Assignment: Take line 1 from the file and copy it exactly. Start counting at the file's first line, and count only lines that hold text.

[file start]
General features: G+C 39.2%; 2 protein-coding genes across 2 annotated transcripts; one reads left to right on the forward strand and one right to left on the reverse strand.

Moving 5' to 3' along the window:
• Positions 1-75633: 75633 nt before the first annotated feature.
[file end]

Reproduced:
General features: G+C 39.2%; 2 protein-coding genes across 2 annotated transcripts; one reads left to right on the forward strand and one right to left on the reverse strand.